Mini Lessons
  • can be used to begin a lesson or to wrap up a lesson
  • “Mini lessons are primarily teacher directed and are valuable, but should be brief, yet explicit-no more than ten minutes.” I found this interesting because I always feel like when I decide that I am doing a mini lesson it never is “mini,” especially just ten minutes. I’ve read 10-15 minutes is a good length for them but always struggled meeting tat time frame. So I LOVED that she broke down the parts of a mini lesson and gave an example lesson. The following are all aspects of a mini lesson:

  • this is the hook, how are you going to get your students interested and involved in the lesson?
teaching point
  • state what the students are going to learn today, “Today I am going to teach you. . .”
  • what I found most interesting in this section was the emphasis on the teacher ”thinking aloud” we are always told do that during reading instruction, but how smart during math instruction!
active engagement
  • let students have a try at the concept
  • the author gave some great ideas for this that are more than paper-and-pencil such as: “turn and talk” teaching the point to a partner, tell how they would apply the concept in “real” life, use a whiteboard to solve the problem
  • I always thought this time had to be long and I had to check every student
  • I learned that it can be a quick informal assessment where I can inventory what students get it and which ones I need to focus on
link to ongoing work
  • help student find a connection with past math learning to the present new concept being taught
sample mini lesson
  • all I have to say is I am calling my students Mathematicians during any math instruction - what a great way to give them ownership of their learning in math

Tips for Effective Mini lessons
the following are ways to increase the effectiveness of the mini lesson
  • limit student talk
  • keep the connection brief
  • state the teaching point simply and reiterate it
  • demonstrate the mathematics teaching point
  • use a familiar context for problem solving
  • match the active engagement to the mathematics teaching point

Activating Strategies
  • one idea mentioned was previewing key vocabulary that students will need for the concept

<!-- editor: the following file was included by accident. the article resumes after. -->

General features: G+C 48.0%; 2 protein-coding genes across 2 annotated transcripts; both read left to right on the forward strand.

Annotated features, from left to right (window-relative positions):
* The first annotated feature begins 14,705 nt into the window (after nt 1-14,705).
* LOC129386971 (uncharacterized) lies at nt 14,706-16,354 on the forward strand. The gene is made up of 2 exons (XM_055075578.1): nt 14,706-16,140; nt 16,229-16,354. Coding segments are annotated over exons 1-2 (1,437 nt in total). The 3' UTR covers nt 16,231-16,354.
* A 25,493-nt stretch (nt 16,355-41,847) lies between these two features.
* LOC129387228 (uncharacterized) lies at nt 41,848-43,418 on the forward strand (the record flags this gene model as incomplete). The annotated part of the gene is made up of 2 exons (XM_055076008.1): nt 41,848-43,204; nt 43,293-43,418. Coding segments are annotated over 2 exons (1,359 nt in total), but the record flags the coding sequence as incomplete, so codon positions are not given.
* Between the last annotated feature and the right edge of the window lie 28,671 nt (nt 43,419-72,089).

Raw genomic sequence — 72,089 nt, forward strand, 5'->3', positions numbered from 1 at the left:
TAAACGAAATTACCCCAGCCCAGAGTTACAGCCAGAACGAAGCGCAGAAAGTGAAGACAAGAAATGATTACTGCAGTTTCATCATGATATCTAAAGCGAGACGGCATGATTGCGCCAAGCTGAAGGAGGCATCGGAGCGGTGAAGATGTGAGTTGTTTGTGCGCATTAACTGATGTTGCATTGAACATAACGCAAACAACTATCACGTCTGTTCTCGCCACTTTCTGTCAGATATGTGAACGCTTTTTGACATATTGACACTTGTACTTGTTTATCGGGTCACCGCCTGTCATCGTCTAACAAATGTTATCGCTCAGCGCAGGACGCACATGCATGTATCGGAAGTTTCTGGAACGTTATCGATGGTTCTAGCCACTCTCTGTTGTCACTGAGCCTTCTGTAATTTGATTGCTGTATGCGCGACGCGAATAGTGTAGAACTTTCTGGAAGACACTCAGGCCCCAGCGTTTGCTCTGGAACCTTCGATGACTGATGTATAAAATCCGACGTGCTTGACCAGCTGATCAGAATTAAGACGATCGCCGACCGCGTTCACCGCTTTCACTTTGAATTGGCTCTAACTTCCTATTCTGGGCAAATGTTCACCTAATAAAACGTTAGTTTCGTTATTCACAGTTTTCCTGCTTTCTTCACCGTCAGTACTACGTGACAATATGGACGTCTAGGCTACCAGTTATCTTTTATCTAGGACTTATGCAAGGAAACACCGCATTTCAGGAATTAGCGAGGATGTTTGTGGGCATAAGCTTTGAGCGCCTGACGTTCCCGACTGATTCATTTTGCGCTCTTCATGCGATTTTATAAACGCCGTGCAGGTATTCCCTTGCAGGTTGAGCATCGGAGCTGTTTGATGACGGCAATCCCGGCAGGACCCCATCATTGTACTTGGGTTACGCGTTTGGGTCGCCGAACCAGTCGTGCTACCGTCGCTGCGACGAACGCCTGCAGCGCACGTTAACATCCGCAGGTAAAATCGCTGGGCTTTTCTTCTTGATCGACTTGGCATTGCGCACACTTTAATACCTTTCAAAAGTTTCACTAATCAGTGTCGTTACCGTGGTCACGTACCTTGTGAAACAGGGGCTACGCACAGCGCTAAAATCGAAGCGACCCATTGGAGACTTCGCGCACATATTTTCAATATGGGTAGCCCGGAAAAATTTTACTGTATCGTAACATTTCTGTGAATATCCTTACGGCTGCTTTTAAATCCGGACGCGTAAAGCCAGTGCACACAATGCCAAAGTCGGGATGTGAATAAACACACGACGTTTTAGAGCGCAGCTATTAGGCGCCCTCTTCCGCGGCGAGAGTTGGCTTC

• earlier in the book teaching vocabulary was discussed - a numeracy rich environment - I LOVE the Frayer model for math (at the bottom of this post is a link to several freebies for math vocabulary)
KWL Charts
  • a KWL chart is a great visual for an informal inventory of what students think they know, what they want to know, and what they learned
  • I also believe if this a molding object in the classroom that is not done once and put away, but is interactive throughout the whole topic it is a great way for students to take ownership of their learning (at the bottom of this post is a link to several freebies for a math KWL chart)
Anticipation guides
  • these reminded me of the reading survey/inventory teachers have their students take at the beginning of the year
  • I think these would be great to have for every topic/chapter/unit - they are simple ten questions that can be answered true/false 
  • they allow students to have a little commercial of what’s coming up in math
  • if they don’t know an answer they are encouraged to do the best they can
  • Then you can tally up students answer in an anonymous fashion and even create student driven graphs. I believe this would be a great visual to put up in the class and refer to when doing the anticipation guide at the end of the topic. What a great review session. Allow your students to redo the anticipation guide and create a new student driven graph. I am SO excited to implement this next year with my students! 
Word Splashes
  •  this is where you get a big piece of paper and place vocabulary relevant to the topic and introduce the meanings - I’m not sure how I feel about this. . . 

Reading Math-Related Children’s Literature
  • I LOVE literature! I invested in some Stuart J. Murphy math books and am always on the lookout for math literature. 
“Stories make ordinary situations come alive for students.”
  • It is important, just like any read loud, for the teacher to think aloud noticing the math connections and making math-to-self connections and then to give this process over to your students eventually.
Setting the Stage for Math Workshop
  • One important thing here is to establish routines and procedures and not rush this process (it doesn’t work when you rush the process)
Math Huddle